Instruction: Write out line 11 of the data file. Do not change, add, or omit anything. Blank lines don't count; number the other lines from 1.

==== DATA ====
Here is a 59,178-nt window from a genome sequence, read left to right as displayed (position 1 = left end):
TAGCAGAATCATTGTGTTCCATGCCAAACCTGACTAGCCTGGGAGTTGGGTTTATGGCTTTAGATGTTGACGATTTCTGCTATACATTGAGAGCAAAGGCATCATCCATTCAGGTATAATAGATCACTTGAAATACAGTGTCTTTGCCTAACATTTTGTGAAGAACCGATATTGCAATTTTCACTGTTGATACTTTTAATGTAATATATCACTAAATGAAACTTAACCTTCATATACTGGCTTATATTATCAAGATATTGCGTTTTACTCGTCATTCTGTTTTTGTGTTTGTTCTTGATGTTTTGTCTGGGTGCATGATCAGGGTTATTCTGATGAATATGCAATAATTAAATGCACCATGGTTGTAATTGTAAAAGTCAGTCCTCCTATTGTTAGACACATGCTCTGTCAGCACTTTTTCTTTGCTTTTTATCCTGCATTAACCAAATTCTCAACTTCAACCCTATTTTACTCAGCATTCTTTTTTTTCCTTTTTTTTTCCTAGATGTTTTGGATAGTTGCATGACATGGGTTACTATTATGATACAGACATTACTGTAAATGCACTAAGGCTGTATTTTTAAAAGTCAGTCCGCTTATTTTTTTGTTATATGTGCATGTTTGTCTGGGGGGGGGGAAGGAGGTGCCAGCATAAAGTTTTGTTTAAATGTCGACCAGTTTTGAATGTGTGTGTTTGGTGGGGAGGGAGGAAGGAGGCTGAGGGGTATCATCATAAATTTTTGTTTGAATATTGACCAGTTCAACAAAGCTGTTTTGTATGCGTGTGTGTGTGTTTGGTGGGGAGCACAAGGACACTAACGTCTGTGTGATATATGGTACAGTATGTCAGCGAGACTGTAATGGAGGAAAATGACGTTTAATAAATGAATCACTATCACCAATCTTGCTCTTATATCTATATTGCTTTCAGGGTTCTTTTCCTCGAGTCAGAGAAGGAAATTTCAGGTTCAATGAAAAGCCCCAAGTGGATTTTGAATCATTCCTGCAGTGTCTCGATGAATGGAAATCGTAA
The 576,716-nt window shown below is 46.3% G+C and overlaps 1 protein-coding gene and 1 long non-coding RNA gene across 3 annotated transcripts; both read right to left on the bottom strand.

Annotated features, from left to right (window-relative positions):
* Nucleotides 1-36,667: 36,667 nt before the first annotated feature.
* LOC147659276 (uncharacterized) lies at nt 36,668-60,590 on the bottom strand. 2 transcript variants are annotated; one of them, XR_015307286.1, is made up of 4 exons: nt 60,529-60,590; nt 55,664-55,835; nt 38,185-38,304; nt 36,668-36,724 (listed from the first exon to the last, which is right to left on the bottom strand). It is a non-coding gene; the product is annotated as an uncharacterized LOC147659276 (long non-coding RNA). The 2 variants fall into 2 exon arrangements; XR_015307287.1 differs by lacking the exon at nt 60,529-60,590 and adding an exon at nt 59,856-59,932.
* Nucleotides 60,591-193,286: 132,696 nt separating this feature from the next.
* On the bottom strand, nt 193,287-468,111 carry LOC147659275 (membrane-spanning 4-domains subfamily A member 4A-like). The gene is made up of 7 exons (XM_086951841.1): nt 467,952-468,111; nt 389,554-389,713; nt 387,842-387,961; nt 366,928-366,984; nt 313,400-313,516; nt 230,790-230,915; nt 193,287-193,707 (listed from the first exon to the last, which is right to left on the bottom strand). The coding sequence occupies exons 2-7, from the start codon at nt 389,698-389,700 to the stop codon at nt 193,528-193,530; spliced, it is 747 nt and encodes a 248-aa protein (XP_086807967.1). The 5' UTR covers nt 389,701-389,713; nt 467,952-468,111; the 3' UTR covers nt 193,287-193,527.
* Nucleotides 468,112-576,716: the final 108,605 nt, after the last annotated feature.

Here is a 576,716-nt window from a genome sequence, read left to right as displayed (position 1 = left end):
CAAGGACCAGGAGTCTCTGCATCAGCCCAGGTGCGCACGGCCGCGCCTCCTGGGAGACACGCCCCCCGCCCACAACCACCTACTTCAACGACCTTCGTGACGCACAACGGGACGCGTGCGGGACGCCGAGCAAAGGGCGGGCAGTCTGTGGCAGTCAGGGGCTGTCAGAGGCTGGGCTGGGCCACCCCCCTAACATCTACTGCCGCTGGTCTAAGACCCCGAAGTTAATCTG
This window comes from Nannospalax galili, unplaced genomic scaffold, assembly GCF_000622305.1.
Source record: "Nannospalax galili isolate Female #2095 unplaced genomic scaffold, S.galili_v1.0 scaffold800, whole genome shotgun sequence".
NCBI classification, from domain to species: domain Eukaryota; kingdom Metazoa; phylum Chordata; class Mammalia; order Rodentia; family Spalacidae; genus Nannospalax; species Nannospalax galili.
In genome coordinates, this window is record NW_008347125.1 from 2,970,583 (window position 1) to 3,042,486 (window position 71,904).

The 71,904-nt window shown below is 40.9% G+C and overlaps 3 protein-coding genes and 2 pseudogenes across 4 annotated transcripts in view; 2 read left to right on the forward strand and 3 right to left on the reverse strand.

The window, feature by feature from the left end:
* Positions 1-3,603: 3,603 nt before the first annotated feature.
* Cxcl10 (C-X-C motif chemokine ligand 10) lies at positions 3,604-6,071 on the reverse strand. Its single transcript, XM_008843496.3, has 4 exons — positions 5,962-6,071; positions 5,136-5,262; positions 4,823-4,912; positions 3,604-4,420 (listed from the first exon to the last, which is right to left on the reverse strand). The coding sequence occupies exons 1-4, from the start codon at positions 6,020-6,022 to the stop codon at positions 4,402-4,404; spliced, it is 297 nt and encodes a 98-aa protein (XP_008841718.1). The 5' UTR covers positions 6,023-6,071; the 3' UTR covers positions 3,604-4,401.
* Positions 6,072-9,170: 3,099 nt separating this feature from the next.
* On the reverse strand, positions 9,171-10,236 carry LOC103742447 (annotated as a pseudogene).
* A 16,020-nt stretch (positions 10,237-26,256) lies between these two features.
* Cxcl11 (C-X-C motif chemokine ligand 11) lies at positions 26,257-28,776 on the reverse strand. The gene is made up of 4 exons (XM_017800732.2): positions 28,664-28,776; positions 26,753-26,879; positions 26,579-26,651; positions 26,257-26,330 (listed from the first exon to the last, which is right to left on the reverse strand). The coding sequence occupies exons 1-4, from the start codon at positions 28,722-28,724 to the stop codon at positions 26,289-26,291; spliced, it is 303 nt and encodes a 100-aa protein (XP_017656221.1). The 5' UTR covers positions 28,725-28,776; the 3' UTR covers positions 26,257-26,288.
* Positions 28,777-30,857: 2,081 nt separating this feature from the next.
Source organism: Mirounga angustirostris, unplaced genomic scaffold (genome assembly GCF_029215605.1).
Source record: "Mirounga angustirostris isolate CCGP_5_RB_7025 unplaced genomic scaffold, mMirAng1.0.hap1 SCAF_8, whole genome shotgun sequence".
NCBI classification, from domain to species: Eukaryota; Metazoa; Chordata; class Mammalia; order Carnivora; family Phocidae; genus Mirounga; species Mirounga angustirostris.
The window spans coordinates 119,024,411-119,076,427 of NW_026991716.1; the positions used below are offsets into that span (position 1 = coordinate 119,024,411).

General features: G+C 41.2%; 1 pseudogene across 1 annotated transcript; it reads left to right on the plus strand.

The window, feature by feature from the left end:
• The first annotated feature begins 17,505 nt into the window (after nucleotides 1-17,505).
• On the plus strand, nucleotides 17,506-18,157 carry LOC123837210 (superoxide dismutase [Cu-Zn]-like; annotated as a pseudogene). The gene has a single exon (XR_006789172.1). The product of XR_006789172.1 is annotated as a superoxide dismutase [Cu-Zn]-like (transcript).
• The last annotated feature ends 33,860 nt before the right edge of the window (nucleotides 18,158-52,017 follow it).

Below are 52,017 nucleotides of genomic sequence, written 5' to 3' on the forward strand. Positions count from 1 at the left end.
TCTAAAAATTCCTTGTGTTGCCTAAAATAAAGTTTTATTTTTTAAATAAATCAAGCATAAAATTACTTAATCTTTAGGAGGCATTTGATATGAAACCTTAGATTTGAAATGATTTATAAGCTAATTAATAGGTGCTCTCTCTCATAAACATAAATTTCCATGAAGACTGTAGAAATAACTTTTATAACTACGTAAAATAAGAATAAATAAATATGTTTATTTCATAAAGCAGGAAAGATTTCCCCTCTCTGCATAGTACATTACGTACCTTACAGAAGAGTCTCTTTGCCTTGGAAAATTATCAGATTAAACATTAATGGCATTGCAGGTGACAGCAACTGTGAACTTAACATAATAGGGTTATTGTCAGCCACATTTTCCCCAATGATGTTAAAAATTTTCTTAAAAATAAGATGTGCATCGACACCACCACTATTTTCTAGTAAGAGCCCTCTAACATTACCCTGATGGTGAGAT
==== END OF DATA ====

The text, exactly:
CAAGGACCAGGAGTCTCTGCATCAGCCCAGGTGCGCACGGCCGCGCCTCCTGGGAGACACGCCCCCCGCCCACAACCACCTACTTCAACGACCTTCGTGACGCACAACGGGACGCGTGCGGGACGCCGAGCAAAGGGCGGGCAGTCTGTGGCAGTCAGGGGCTGTCAGAGGCTGGGCTGGGCCACCCCCCTAACATCTACTGCCGCTGGTCTAAGACCCCGAAGTTAATCTG